For wiring photovoltaic panels together, you have a few options. The usual NEC compliant way is is to use liquid tight conduit and connectors, and run regular wire of the proper gauge. You can also use wire rather USE-2/RHW-2, which is rated for wet conditions and sunlight. This comes in single strands, and runs roughly $0.25/ft. You can also use Tray Cable, which commonly has multiple conductors in a bundle. This may be more convienient than having lots of single wires. These wires need moisture tight connectors. The 2 conductor Tray Cable needs oval connectors, and the 3 conductor Tray Cable is round. Because this cable is commonly used for AV wiring, it and the round connectors are the easiest to find. The 1/2 connectors fit the junction boxes on the photovoltaic panel's knockouts.
Long wire runs between the photovoltaic array and the charge controller can be a problem. Voltage drop shouldn't be above 3%, and when you are using an MMPT charge controller, 1.9% is recommended. Long runs of 12VDC are pretty much impossible. 24VDC is doable depending on the length, but 48 is the most likely. You can get charge controllers like RV Products of Outback's MX60 that will handle up to a 60VDC source. But big fat wires are difficult to run, especially in conduit. In these cases you can run parallel wires, as long as they are the same gauge and length.
Me personally, I'm tottally in love with cordless tools. Especially when you're working on the roof with ropes everywhere, it's nice to not have to screw around with an extension cord. My 18V tools have pretty good battery life. With two spare batteries I can get through most any day of projects. And they have a 12VDC charger, which is nice.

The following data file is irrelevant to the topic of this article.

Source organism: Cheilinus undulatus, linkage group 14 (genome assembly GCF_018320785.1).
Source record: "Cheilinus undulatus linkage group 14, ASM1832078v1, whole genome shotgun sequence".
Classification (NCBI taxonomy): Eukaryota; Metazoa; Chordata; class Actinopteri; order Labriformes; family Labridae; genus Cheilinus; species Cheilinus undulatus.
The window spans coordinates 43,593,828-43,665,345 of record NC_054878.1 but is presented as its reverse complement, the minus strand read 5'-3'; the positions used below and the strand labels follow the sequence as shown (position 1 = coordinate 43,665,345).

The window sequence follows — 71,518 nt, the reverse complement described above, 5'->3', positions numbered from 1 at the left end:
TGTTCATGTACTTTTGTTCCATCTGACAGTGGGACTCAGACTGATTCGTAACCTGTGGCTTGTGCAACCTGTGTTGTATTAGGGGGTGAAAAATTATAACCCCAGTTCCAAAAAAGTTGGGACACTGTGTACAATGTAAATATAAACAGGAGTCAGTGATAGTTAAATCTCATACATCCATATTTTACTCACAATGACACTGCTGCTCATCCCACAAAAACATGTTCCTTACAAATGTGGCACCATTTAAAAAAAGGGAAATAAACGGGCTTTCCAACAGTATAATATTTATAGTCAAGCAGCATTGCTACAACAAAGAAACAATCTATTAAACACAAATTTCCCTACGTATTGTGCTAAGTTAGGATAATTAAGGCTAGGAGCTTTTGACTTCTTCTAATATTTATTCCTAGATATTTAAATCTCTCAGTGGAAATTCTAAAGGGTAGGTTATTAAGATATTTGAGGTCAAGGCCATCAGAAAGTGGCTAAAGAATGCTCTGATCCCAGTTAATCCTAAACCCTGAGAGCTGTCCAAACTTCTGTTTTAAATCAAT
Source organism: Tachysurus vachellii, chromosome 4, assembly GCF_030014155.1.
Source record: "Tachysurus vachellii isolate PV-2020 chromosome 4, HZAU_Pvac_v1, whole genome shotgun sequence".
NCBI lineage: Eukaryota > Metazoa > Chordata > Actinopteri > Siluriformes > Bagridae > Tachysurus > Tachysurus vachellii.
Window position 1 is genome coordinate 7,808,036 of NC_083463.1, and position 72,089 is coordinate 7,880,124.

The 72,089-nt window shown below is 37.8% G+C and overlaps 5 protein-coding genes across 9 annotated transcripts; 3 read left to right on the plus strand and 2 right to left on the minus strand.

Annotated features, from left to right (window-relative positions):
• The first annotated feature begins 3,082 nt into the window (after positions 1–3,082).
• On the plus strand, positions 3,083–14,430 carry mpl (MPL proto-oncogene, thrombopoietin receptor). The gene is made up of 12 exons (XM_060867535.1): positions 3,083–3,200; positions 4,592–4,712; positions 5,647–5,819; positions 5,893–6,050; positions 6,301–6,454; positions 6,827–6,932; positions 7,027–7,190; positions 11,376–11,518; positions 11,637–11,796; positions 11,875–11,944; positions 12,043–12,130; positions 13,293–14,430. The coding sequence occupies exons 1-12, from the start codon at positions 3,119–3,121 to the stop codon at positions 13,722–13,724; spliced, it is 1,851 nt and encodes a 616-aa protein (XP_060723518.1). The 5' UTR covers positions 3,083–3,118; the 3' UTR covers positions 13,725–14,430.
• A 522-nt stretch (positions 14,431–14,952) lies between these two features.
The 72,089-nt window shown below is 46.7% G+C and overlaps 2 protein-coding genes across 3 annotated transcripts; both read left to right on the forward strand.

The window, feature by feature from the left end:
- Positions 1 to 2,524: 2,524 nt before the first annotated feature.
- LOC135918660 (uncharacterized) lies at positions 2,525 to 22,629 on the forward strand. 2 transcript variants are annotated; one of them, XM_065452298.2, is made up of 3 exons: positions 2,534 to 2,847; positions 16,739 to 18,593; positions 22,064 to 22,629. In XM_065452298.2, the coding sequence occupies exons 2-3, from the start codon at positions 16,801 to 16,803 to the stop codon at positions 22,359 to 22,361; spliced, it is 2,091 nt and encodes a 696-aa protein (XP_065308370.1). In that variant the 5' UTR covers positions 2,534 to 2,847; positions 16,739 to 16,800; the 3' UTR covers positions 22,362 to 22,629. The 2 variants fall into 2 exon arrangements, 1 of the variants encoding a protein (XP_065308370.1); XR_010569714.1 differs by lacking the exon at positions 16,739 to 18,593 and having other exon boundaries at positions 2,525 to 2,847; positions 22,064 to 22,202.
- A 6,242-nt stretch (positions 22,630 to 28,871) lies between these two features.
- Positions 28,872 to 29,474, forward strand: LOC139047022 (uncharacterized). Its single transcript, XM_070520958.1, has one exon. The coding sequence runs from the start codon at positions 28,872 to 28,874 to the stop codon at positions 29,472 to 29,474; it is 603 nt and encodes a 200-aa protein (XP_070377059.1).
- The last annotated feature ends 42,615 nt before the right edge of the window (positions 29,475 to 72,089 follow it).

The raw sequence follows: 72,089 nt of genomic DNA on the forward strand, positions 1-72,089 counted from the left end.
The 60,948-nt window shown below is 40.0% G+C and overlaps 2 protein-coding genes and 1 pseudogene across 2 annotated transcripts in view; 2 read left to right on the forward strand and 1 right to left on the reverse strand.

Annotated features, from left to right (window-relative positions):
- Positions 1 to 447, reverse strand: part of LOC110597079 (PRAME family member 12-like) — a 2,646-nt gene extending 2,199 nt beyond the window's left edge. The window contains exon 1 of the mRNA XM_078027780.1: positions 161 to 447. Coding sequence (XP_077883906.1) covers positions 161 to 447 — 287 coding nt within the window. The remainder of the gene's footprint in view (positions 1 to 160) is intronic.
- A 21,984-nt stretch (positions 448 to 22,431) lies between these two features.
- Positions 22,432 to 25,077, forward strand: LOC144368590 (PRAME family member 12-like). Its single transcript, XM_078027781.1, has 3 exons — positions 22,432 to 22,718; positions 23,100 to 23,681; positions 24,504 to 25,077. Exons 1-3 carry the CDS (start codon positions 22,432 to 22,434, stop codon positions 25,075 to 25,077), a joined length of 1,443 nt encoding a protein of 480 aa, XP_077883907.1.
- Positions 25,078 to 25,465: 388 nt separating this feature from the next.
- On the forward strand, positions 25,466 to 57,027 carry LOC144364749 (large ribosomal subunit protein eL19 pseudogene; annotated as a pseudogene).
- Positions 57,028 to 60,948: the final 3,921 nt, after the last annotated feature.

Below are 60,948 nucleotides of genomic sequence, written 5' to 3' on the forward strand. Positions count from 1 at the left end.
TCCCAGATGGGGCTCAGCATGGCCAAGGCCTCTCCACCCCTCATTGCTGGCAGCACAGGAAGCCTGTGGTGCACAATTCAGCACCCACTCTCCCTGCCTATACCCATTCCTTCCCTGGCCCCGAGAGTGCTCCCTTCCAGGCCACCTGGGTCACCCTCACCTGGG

I've found the clamp style multimeters have problems in my power shed, because they seem to be over sensitive to being near the large battery bank. So a regular, and cheaper multimeter works just fine. Make sure to get one that does DC Amps if possible.
I have a power meter, there are several different ones available on the market. I use it to test devices before buying, as well as testing existing things I can't do without. While a power meter is most useful when planning a system for sizing purposes, it is also useful for evaluating what to buy when looking at AC appliances, like vacumns.